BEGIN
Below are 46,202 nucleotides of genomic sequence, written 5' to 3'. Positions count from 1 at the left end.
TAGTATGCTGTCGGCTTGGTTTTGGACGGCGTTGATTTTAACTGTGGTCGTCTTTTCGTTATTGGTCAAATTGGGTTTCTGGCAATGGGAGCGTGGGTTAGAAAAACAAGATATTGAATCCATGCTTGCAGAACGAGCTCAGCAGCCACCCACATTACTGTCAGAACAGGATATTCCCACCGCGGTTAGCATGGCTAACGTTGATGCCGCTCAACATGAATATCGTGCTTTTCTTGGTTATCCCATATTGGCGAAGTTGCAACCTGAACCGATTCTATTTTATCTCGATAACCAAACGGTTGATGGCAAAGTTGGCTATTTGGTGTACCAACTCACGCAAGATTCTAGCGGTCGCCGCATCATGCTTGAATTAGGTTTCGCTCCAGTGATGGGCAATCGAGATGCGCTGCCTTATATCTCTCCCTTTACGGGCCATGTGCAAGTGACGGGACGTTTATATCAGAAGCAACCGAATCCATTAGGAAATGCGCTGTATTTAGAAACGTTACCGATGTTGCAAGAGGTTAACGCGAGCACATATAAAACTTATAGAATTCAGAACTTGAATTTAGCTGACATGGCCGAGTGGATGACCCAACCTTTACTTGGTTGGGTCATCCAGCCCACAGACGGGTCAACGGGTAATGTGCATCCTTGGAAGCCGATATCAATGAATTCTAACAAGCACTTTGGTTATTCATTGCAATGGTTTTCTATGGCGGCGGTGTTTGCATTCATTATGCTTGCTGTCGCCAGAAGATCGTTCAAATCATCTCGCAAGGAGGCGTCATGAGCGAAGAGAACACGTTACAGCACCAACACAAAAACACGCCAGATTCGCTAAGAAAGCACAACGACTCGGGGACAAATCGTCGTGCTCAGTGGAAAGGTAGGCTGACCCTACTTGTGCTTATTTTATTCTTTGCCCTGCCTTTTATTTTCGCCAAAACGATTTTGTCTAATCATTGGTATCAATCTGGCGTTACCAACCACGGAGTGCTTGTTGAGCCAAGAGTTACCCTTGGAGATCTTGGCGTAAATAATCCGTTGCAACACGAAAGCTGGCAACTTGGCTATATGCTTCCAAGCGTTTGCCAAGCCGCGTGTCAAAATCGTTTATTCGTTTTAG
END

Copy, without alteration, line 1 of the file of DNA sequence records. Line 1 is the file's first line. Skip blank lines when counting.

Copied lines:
Below are 46,202 nucleotides of genomic sequence, written 5' to 3'. Positions count from 1 at the left end.